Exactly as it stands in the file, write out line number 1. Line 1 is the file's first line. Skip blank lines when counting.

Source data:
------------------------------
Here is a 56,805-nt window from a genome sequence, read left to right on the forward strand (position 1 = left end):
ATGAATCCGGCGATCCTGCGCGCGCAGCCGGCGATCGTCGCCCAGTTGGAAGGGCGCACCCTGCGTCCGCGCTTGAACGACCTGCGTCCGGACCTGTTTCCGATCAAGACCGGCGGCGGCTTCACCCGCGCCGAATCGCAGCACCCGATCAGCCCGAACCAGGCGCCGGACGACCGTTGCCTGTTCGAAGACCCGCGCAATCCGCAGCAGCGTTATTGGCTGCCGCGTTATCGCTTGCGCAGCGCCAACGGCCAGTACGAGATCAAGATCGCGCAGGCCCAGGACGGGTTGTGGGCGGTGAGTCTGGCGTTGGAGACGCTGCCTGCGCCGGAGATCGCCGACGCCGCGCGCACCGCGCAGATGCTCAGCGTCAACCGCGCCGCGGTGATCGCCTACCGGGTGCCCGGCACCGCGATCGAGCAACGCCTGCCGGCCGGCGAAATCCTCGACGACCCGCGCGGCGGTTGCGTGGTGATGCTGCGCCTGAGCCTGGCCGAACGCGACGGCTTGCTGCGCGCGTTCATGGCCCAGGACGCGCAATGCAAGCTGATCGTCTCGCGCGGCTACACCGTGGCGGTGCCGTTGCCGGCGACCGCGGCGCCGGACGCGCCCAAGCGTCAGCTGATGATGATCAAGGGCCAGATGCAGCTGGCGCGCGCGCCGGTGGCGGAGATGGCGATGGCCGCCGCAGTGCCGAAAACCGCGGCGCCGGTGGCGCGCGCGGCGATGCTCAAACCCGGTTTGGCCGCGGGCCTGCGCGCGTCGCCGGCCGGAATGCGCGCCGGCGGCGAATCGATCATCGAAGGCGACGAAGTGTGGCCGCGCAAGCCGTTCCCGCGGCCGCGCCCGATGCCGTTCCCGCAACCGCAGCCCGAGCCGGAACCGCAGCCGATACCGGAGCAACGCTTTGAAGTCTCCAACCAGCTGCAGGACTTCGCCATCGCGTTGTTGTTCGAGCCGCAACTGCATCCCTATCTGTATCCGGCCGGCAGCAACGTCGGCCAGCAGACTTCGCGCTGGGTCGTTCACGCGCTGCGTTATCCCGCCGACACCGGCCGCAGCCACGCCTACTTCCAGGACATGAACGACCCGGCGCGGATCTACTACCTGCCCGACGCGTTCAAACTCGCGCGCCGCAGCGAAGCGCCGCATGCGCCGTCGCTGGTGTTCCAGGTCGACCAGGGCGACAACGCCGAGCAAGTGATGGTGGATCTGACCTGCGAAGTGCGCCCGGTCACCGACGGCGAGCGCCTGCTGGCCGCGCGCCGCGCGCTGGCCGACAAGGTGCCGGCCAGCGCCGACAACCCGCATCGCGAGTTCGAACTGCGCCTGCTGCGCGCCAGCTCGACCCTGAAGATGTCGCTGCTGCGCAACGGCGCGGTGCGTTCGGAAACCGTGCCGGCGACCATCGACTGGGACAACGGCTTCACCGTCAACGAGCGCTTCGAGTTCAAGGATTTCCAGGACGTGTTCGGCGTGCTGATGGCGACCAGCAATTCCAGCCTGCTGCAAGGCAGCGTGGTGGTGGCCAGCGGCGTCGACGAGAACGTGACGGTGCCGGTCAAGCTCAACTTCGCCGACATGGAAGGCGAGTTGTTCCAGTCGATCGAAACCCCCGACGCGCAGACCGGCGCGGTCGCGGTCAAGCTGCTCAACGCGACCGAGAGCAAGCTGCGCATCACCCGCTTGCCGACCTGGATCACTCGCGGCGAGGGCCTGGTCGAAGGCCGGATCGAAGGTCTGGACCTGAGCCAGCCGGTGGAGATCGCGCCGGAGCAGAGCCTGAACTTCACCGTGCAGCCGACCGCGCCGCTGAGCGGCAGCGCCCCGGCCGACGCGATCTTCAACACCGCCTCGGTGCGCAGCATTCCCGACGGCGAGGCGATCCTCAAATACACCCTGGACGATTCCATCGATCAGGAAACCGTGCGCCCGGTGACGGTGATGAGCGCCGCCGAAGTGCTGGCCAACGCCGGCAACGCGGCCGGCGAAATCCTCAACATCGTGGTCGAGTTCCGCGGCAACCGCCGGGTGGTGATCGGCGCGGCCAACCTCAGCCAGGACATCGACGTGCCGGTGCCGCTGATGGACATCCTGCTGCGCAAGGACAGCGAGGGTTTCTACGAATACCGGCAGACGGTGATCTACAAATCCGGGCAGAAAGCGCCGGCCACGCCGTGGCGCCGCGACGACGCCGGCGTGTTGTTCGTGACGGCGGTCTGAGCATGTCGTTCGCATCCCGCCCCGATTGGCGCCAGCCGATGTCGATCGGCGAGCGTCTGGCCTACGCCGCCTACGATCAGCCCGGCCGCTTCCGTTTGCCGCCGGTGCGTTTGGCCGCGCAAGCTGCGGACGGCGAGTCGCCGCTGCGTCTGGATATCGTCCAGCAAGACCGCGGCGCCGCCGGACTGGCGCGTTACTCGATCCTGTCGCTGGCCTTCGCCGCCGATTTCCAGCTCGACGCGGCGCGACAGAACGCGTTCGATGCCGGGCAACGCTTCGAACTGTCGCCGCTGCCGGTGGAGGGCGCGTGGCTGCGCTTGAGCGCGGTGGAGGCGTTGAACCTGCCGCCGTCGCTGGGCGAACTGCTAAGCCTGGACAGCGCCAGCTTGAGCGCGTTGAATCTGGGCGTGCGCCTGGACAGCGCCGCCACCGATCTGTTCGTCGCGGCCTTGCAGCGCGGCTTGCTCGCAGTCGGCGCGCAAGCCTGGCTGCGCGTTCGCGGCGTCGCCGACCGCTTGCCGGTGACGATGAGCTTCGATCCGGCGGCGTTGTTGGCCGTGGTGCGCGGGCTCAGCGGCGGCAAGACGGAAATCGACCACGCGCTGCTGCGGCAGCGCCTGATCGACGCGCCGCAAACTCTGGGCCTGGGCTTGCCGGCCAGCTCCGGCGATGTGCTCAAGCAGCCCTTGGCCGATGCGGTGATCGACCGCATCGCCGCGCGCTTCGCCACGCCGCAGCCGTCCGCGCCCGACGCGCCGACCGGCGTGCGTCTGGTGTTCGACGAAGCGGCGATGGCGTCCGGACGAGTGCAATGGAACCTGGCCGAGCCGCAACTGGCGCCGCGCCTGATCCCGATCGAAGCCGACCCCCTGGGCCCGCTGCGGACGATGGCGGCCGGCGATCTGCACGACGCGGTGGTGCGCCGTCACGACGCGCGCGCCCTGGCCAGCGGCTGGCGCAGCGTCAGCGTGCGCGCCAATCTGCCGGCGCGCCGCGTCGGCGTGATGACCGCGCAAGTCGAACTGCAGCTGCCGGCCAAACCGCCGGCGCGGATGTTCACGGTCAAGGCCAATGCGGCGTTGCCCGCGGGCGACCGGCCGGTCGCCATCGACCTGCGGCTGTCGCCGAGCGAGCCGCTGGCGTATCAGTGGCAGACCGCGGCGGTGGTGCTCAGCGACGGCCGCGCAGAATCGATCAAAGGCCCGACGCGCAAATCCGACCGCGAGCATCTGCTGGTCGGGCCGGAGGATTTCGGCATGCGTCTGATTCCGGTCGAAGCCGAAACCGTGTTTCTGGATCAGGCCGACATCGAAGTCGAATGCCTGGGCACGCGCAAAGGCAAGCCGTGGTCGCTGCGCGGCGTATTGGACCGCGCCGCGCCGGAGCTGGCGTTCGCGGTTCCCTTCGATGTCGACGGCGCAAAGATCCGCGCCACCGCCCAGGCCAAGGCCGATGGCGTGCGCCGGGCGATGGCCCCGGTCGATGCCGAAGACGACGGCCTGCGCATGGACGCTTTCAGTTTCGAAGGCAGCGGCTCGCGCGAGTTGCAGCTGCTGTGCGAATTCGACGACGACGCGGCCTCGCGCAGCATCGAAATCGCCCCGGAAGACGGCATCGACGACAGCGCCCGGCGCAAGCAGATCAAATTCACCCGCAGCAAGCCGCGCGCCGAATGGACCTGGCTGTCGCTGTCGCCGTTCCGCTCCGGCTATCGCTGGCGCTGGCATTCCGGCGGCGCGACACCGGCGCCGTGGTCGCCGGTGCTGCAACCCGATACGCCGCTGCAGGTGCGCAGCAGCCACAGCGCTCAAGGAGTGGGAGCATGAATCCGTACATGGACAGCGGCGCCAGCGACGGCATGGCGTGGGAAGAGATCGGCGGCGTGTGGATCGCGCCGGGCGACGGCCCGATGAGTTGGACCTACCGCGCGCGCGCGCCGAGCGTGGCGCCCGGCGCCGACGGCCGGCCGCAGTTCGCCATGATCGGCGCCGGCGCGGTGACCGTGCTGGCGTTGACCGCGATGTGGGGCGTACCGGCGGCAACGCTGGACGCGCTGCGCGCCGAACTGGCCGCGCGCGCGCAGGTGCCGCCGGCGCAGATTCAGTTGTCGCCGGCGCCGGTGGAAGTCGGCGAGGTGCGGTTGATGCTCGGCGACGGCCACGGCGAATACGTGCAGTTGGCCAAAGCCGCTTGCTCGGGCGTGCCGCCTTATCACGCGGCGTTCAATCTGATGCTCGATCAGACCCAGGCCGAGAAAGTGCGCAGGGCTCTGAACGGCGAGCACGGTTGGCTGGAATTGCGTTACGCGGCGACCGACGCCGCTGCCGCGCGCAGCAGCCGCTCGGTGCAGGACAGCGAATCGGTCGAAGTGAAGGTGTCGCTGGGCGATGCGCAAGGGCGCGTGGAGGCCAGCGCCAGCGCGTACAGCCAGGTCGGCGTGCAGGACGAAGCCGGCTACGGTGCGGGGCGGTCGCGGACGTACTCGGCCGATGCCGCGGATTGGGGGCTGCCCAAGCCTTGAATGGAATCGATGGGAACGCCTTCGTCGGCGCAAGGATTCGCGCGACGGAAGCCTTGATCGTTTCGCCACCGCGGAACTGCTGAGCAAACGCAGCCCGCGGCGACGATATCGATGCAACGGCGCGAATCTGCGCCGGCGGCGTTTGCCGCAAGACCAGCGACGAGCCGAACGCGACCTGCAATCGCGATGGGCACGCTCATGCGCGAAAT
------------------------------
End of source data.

Here is a 56,805-nt window from a genome sequence, read left to right on the forward strand (position 1 = left end):